The Tearfund office in Haiti has managed to work closely with networks of passionate youth all over the country and have been stirring these groups to step out in advocacy. I travelled to the region of Nippes to meet these young people first hand and run a movement building Bootcamp with them. The aim was to enable a group of 40 young people to start a movement campaigning on creation care that would eventually move out into other regions of Haiti.
As we travelled from the capital, Port-au-Prince, to the more rural region of Nippes, it became clear that one of the most pressing issues in Haiti is waste.
Both in the cities and in the rural regions, waste is discarded on the roadside, in drainage systems and in fallow fields. When trash begins to pile up and becomes too difficult to deal with, it is burnt wherever it lies. This poses a large health risk with the burning of waste causing disease and in some cases even death. Today, 2 billion people in the world’s poorest countries are living and working among piles of trash - that’s one in four of us. Drinking polluted water. Breathing toxic air. Battling sickness. This all leads to up to a million deaths a year - and each day the waste mountains are growing. It’s clear from these statistics that we need to take radical action on waste now.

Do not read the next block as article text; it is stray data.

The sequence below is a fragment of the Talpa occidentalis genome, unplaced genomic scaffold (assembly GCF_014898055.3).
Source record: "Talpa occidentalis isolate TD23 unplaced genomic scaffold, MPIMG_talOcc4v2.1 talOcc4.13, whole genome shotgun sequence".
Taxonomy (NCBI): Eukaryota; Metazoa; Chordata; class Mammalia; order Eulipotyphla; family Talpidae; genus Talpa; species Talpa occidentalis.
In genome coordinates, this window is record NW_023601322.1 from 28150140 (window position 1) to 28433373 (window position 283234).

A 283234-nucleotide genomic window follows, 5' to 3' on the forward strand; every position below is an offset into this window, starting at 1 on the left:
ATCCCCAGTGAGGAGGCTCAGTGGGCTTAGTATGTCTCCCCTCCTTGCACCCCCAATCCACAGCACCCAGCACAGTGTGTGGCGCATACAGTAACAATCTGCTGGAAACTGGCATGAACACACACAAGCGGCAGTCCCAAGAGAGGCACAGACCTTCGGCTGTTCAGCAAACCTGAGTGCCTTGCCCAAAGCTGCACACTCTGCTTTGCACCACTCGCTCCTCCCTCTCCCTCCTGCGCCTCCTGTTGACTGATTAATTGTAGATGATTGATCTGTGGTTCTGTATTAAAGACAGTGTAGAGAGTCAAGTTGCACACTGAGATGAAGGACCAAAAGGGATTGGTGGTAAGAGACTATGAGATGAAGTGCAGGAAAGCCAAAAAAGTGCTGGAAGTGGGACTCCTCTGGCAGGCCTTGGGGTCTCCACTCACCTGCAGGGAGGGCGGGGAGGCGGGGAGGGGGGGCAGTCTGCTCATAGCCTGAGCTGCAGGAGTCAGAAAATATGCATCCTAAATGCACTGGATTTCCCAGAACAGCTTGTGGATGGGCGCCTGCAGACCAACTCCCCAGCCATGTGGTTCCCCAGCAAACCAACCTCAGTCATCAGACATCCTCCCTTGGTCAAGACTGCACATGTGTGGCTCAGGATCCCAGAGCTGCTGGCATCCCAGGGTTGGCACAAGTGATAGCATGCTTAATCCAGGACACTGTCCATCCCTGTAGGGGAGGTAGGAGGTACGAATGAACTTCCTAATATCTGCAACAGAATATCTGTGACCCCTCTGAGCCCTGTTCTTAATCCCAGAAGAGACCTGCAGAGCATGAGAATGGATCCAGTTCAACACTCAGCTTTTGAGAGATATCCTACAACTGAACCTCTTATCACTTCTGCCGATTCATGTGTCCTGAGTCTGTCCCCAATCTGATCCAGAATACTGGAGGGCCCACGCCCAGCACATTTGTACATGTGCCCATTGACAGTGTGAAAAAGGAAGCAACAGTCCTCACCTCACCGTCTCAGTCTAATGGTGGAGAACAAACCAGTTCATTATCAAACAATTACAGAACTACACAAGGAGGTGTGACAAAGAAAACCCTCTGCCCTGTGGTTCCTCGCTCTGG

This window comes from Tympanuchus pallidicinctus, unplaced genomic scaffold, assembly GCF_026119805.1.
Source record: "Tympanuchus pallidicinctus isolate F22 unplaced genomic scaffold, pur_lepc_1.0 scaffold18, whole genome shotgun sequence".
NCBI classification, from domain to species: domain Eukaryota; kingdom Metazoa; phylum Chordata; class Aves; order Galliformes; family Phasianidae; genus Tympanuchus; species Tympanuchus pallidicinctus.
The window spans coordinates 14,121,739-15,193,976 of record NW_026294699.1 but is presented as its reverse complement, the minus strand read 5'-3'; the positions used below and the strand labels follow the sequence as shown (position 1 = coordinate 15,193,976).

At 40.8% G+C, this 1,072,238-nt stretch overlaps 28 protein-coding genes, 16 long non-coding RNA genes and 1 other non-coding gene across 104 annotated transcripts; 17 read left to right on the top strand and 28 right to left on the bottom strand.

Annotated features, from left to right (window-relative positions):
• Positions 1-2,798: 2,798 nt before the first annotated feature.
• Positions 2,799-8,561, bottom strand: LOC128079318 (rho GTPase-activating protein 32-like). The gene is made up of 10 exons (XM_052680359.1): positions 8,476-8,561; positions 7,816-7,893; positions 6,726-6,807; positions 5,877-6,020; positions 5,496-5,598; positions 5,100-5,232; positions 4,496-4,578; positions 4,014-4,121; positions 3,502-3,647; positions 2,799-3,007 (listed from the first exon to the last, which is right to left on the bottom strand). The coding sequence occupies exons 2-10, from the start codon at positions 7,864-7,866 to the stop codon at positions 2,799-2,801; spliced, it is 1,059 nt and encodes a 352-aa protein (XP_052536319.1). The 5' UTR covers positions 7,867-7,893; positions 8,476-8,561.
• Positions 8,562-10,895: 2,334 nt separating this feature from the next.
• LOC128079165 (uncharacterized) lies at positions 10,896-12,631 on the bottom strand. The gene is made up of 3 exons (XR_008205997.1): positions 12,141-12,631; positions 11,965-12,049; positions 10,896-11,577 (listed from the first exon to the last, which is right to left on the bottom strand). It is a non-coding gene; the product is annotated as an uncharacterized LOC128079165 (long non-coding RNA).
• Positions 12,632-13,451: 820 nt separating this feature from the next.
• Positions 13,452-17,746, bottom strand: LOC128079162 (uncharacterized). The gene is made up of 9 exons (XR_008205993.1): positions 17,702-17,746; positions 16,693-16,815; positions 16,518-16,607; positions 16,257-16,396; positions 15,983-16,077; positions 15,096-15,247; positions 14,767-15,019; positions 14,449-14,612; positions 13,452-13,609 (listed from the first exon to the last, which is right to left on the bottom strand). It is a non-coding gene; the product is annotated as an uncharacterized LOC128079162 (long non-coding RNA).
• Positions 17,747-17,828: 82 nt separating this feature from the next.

We arrived in Nippes and set about three days of movement building training. We began with the biblical basis for creation care. There was a particularly great discussion on the principles of Jubilee which map out God’s ownership of the land we cultivate, and our mandate to steward it well. We then examined the great movements of our time to find out what made them tick and what lessons we could glean from their success and failures.
The young people then moved into examining the nuts and bolts of their own potential movement in Haiti. After much discussion, the group coalesced on the idea of a waste campaign. From my brief time in the country, it was easy to see why.
The team there are now busily planning their ‘Green Nippes’ campaign which will seek to challenge and change social norms among young people. The first stage of the campaign will involve trips to schools to teach young people about the importance of recycling. The second stage will see the movement target local authorities and demand waste management facilities for poor communities, so people have better health, more jobs, and cleaner streets, bringing God’s jubilee principles closer.
It was remarkable to see these young people take ownership and responsibility for the community they live in. We can all take inspiration from their actions and play our own part in renewing our world together in solidarity. Why not look at our waste action page and see how you can join our global campaign on waste.